The political crisis that is coming to the US is utterly predictable and if you don't see a really bad version of in the set of plausible outcomes you need adjust your model. We are running out of time to take steps that dramatically reduce the probability of unrest.
One such step would be a generous permanent UBI. If we're going to print money, it should be targeted as broadly as possible. Another such step would be reopening as many non-storefront businesses as quickly as possible. I don't see serious will behind either idea.
Beyond that, basic steps to secure the supply chain and infrastructure do not seem to have been taken. Instead we've structured favorable deals for large "keystone" firms. The optics are awful irrespective of specific situational merit. The little guy justifiably feels screwed.
Revolutions happen when people trip and fall into the void between expectation and reality. In 2019 the economic boot was finally coming off the neck of the middle class in a tangible way. We had something approaching full employment, wage growth, and a cautiously rosy outlook.
In the space of a few months that view of the world was smashed to pieces. We're looking at 30% unemployment, compensation collapse, and complete uncertainty about the next few weeks, let alone months or years. That damage has already been done, no federal program can undo it.
This isn't necessarily just a call to act on behalf of the currently emiserated, though they do desperately need help. It's a call too prevent further emiseration before it's too late. When the really massive corporate failures and white collar layoffs come it will be too late.
The institutions have a very limited window to demonstrate that they are here for everybody, that they give a damn, and that they are *actually* doing everything in their power to soften the blows that keep coming. I do not see that happening right now. The response is sclerotic.
If we don't take concrete ameliorative steps soon, the *best* possible short run political outcome that will be available to us at that point will be some ad hoc seizure of the institutional steering wheel by a coalition of tech companies and the defense establishment.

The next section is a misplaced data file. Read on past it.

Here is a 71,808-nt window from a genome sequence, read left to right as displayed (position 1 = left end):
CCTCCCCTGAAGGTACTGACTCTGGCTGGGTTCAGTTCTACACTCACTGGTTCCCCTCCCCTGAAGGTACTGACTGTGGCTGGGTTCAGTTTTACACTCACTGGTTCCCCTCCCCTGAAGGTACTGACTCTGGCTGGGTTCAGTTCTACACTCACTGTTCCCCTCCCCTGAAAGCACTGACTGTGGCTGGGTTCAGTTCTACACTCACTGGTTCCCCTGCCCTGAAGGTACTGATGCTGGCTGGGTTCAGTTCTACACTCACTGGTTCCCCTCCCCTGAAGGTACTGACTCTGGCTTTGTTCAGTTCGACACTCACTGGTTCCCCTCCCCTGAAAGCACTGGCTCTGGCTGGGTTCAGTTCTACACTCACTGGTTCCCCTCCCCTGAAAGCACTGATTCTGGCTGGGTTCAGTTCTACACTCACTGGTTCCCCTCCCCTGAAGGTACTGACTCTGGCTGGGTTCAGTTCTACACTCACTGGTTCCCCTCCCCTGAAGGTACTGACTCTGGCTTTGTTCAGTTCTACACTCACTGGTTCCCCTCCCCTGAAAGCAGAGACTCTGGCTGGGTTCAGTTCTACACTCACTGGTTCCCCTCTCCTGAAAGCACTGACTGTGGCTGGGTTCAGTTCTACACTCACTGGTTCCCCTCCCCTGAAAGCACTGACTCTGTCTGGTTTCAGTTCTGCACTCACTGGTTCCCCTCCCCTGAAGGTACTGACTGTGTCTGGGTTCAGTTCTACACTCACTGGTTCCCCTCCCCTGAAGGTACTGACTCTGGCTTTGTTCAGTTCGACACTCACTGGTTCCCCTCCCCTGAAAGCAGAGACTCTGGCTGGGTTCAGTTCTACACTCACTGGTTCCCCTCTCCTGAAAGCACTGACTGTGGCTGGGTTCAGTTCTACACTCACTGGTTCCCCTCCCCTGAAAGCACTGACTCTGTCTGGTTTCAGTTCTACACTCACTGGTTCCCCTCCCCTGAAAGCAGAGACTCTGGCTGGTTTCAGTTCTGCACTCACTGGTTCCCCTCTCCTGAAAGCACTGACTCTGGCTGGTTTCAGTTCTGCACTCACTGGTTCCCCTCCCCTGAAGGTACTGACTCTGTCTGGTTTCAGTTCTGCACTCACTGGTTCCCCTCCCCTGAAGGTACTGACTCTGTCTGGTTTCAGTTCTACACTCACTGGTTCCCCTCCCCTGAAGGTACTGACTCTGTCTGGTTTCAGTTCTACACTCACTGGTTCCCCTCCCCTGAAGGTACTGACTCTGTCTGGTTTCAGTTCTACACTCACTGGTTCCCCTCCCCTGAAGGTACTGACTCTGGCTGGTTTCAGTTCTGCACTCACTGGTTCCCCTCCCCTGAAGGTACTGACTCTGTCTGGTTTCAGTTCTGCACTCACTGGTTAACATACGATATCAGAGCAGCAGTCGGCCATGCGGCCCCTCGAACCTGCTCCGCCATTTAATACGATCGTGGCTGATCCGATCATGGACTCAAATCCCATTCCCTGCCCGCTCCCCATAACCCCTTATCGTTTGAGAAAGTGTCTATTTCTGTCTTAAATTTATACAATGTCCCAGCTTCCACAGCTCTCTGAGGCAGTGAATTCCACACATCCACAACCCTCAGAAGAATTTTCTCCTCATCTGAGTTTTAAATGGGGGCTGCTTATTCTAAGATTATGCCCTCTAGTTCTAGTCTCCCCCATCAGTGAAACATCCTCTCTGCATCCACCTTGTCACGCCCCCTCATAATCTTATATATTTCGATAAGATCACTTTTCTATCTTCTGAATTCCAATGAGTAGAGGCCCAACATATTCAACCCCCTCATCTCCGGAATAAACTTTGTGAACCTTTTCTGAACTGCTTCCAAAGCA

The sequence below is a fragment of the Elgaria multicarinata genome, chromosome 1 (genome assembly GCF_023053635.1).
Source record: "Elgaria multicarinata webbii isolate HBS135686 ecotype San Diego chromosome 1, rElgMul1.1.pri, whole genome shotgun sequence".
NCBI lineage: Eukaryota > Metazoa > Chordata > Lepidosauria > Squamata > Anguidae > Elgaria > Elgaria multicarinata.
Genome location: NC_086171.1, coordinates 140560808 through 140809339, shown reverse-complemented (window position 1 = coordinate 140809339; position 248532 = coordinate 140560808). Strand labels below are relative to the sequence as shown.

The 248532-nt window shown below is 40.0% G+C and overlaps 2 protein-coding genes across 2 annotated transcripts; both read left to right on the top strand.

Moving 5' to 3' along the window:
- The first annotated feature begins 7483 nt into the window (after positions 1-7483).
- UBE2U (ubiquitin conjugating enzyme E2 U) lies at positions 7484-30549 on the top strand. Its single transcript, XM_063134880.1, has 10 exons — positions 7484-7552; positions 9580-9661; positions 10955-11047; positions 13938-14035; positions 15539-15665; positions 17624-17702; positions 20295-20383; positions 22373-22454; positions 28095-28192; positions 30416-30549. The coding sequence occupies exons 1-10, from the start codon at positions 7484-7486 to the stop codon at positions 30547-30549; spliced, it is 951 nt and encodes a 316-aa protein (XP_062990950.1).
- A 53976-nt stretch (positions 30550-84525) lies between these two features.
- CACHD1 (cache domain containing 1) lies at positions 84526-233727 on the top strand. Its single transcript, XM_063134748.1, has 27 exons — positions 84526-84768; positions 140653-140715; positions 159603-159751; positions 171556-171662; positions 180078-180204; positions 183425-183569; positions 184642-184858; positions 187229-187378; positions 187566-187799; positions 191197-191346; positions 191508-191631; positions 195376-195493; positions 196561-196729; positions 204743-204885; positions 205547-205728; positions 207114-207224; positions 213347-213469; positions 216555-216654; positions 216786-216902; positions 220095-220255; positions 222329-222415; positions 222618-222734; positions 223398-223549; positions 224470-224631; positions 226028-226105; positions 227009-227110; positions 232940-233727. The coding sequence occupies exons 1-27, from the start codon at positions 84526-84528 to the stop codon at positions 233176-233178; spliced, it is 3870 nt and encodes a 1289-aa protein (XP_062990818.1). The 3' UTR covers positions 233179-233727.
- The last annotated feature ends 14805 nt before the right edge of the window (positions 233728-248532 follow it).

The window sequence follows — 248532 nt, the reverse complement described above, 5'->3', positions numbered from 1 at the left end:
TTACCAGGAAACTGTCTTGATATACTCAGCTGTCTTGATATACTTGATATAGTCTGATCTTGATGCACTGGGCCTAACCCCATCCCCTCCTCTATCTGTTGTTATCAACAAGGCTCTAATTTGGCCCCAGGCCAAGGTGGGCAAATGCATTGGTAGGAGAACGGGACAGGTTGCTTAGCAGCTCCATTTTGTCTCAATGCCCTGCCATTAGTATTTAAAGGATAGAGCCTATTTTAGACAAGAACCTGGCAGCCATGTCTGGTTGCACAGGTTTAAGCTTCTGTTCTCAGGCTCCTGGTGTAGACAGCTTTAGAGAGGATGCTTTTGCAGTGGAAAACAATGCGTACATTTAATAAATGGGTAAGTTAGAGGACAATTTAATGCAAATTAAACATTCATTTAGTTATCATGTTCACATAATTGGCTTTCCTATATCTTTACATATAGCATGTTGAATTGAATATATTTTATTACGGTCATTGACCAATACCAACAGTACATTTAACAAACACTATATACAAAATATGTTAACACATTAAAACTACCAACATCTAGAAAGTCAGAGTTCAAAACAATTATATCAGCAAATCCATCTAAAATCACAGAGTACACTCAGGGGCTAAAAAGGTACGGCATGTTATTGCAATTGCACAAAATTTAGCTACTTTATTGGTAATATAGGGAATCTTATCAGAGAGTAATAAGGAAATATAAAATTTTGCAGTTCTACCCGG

Believe me, I'm speaking as somebody who would likely be institutionally empowered by that outcome, you do not want hings to get that point and neither do I. But something at least that bad *will* happen if we don't take yet more dramatic public action *now*.
Dramatic action means unprecedented leadership from the mayors and governors, working in concert across traditional jurisdictional boundaries. It means a Senate select committee sitting in the West Wing calling the shots. It means completely unshackling industry response.
Either we act quickly and effectively within the bounds of our current system of government, or we risk losing that system of government altogether. That is a prospect that terrifies me, not just because of the anarchic vacuum but because of what could quickly come to fill it.
If you work in policy or in other parts of the institutional establishment and you're not already taking this stuff seriously, you have to start now. The alternative is the kind of state continuity crisis that only comes around every few centuries. Act now or regret it later.
Postscript: If you live in a coastal media bubble and are seeing mostly "keep calm and carry on" rhetoric from your usual information sources, broaden your inputs immediately. Good people to talk to are anybody who works in mortgage banking, supply chain, or medicine.
Don't take the press's third hand accounts of what's going on very seriously, you're consuming formulaic crisis PR from bureaucrats. Call up the people who you went to school with and get an idea of actual ground truth. Don't let yourself be spoonfed propaganda.
If you *really* don't want to get any sleep tonight, talk to engineers who work on critical infrastructure. The electrical grid is seeing wild shifts in consumption patterns. Telecom backbone services have been failing left and right. Ask them what a "correlated failure" is.